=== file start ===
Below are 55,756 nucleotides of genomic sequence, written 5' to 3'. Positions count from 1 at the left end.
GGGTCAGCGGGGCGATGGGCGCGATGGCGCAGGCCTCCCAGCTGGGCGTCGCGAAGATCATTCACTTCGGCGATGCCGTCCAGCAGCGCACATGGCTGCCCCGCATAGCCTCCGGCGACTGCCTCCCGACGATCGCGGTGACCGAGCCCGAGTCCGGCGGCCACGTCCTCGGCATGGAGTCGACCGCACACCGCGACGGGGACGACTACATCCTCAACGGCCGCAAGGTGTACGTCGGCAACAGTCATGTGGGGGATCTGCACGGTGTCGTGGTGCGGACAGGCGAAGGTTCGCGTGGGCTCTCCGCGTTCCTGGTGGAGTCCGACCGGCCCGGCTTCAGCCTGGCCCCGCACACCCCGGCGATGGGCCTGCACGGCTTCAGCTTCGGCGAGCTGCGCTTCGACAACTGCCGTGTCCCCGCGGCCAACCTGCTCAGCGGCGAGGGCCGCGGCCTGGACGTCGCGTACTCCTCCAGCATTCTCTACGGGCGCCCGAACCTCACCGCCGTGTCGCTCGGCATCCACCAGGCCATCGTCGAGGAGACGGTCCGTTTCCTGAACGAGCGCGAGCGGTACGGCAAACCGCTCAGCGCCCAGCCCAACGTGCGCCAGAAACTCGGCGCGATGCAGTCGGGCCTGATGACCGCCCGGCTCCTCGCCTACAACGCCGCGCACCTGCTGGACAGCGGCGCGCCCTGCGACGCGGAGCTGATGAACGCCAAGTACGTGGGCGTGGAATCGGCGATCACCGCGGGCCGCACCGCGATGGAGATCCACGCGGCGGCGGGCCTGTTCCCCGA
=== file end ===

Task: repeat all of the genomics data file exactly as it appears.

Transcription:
Below are 55,756 nucleotides of genomic sequence, written 5' to 3'. Positions count from 1 at the left end.
GGGTCAGCGGGGCGATGGGCGCGATGGCGCAGGCCTCCCAGCTGGGCGTCGCGAAGATCATTCACTTCGGCGATGCCGTCCAGCAGCGCACATGGCTGCCCCGCATAGCCTCCGGCGACTGCCTCCCGACGATCGCGGTGACCGAGCCCGAGTCCGGCGGCCACGTCCTCGGCATGGAGTCGACCGCACACCGCGACGGGGACGACTACATCCTCAACGGCCGCAAGGTGTACGTCGGCAACAGTCATGTGGGGGATCTGCACGGTGTCGTGGTGCGGACAGGCGAAGGTTCGCGTGGGCTCTCCGCGTTCCTGGTGGAGTCCGACCGGCCCGGCTTCAGCCTGGCCCCGCACACCCCGGCGATGGGCCTGCACGGCTTCAGCTTCGGCGAGCTGCGCTTCGACAACTGCCGTGTCCCCGCGGCCAACCTGCTCAGCGGCGAGGGCCGCGGCCTGGACGTCGCGTACTCCTCCAGCATTCTCTACGGGCGCCCGAACCTCACCGCCGTGTCGCTCGGCATCCACCAGGCCATCGTCGAGGAGACGGTCCGTTTCCTGAACGAGCGCGAGCGGTACGGCAAACCGCTCAGCGCCCAGCCCAACGTGCGCCAGAAACTCGGCGCGATGCAGTCGGGCCTGATGACCGCCCGGCTCCTCGCCTACAACGCCGCGCACCTGCTGGACAGCGGCGCGCCCTGCGACGCGGAGCTGATGAACGCCAAGTACGTGGGCGTGGAATCGGCGATCACCGCGGGCCGCACCGCGATGGAGATCCACGCGGCGGCGGGCCTGTTCCCCGA